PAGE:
Depending on the store’s size, Ranglers dedicates from 500 to 2,000 square feet of space to general merchandise, including purses, belts and women’s accessories.
“Anything that’s hot and new,” said Haile. “If something is not working, we try something else. Cowboy hats have worked for 10 years, and we keep them at a reasonable price.”
Merchandise seems to sell best between spring and fall when families are on the go. Although the stores offer toys and activity books to keep kids entertained on long car trips, “stuffed animals is probably 50% of our gift sales,” he said.
“We have a large display of stuffed animals in each of our two biggest stores,” said Haile. “They’re located close to the bathrooms, and people have to walk past them to get there. Right now, we’re adding 3,000 square feet to our store in Hico [Texas] to make our restrooms larger, and 1,500 square feet of that space will be for gifts.”
When first adding general merchandise to a store’s product mix, the chore of selecting gifts and accessories can be mind-boggling.
“If a store operator is starting out brand new, I would tell them to go through a brokerage or the company they’re getting stuff from now,” said Russell.
“Those people already have contacts with vendors. A lot of companies that had salespeople now realize they can get more done if they go through a broker. Going to the trade shows is where you are going to pick up connections if you want to do it individually,” he added.
Successful general merchandise sales depend heavily on a retailer’s ability to read its customer base.
“You really need to know the area you’re in and your primary demographic,” said Forcey. “When deciding how to expand, we do extensive research in our customer base and the surrounding area and then tailor the products to that location.”
Offerings should be driven by the local market, agreed Douglass.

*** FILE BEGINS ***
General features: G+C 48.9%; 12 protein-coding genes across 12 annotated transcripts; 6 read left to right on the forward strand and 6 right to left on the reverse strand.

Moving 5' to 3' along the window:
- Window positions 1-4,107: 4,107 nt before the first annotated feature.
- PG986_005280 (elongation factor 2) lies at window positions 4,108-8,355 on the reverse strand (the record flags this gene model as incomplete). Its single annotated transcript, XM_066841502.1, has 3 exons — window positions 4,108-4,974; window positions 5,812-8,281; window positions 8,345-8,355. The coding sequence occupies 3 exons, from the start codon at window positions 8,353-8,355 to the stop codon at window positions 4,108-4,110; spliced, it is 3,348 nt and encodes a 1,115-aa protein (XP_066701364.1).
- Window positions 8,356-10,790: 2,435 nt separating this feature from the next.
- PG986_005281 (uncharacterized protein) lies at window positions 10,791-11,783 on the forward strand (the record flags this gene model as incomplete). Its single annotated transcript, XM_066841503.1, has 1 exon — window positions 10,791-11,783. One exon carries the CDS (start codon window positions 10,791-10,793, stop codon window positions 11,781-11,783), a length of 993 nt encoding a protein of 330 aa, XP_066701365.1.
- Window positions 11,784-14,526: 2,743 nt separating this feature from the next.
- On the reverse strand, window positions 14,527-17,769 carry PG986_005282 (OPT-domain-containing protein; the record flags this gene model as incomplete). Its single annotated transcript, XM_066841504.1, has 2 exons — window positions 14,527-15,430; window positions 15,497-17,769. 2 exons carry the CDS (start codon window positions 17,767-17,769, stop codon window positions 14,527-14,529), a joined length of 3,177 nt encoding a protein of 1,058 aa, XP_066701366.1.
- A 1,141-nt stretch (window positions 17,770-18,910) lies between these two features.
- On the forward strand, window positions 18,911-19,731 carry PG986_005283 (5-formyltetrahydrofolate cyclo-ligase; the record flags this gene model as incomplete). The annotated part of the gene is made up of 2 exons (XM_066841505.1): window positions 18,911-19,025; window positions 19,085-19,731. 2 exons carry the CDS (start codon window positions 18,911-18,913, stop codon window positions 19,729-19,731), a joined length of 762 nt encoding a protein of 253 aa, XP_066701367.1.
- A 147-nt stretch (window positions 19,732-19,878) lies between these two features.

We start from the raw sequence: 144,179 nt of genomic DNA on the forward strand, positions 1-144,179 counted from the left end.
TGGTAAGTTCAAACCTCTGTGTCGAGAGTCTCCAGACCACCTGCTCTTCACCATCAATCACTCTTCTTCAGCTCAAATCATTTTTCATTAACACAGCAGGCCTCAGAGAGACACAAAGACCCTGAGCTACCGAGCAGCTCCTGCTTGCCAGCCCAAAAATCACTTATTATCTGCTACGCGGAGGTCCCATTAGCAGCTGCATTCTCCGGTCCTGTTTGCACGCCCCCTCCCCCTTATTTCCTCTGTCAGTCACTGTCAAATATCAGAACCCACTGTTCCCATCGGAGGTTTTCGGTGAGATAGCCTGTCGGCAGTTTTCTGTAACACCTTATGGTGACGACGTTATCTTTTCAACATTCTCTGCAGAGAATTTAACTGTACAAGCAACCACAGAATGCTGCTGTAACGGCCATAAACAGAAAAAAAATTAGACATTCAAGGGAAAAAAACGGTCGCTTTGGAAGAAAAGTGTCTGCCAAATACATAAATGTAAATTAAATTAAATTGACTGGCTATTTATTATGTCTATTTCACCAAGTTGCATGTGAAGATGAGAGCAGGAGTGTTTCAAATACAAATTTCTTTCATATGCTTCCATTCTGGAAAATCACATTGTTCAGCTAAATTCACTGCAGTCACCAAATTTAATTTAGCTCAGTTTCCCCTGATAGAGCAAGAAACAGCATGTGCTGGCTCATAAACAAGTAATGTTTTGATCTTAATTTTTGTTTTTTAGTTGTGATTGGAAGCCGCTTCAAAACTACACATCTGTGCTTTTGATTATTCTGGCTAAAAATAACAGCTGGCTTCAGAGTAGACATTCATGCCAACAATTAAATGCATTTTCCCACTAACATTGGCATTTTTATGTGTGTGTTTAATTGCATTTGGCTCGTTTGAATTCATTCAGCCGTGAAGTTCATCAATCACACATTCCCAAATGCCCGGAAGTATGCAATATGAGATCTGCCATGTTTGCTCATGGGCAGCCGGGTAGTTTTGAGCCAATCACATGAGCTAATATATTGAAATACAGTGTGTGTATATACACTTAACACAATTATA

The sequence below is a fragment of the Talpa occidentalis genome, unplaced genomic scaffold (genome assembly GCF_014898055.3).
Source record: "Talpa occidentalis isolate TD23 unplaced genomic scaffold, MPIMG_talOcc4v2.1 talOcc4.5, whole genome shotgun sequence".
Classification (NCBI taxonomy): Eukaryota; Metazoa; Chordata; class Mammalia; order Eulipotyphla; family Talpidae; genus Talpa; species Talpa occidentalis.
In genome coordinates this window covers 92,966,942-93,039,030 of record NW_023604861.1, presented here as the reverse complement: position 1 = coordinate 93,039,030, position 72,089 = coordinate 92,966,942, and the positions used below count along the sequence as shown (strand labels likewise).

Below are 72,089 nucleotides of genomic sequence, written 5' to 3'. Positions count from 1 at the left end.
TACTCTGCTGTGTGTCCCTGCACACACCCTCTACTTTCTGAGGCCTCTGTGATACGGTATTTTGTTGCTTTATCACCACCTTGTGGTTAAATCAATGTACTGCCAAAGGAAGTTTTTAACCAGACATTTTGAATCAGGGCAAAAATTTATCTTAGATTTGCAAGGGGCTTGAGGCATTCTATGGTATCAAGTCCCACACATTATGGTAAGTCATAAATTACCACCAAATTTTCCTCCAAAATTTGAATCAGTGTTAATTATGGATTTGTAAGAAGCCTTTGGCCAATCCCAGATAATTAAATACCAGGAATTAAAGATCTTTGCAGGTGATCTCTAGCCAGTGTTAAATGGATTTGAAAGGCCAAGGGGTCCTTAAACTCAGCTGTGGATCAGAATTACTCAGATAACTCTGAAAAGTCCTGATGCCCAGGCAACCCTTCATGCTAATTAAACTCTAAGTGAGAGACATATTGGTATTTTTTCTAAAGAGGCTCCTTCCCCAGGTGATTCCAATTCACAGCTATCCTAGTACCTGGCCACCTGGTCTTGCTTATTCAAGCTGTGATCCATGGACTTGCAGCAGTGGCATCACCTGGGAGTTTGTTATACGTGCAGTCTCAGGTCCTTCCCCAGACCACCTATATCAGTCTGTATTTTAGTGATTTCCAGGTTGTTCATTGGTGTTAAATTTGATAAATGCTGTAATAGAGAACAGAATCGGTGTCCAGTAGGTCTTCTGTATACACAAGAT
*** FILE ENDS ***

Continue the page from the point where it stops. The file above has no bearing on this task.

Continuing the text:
“In South Carolina, you might be selling honey, and in Florida, it would all be beach items,” he said. “It’s very different according to the local culture.”
Of course, demographic indicators are important.
“It really varies from location to location,” said Forcey. “We have some stores that are more Millennial-based, and they’ll need different products than stores that see more female baby boomers. Our team has a strong product awareness, and each department works hard so that we are on top of changes or trends.”
Many retailers travel to the gift markets in Dallas, Atlanta, Las Vegas and Denver or go to regional trade shows to source merchandise that meets the needs of customers. A few work directly with vendors who basically sell goods to the store and guarantee that they will buy back anything that does not sell.
At Rutter’s Farm Stores, based in York, Pa., almost all of its 68 locations feature a display fixture showcasing electronics and sunglasses. The display takes up about six square feet of space and comes from a single vendor who agrees to take back unsold items.
“Those vendors are getting harder and harder to find,” said Robert Perkins, vice president of marketing for Rutter’s. “General merchandise takes a lot of attention and needs to turn over fairly quickly or the product become stale. If a retailer doesn’t have the time and space to commit to it, I wouldn’t recommend it.”
For Russell’s Travel Centers, that’s not a problem.
“For us, general merchandise is an extra sale,” said Russell. “Anytime I can sell a customer an ice chest or an iPhone charger, it’s a definite plus. We want to capture every dollar we can get.”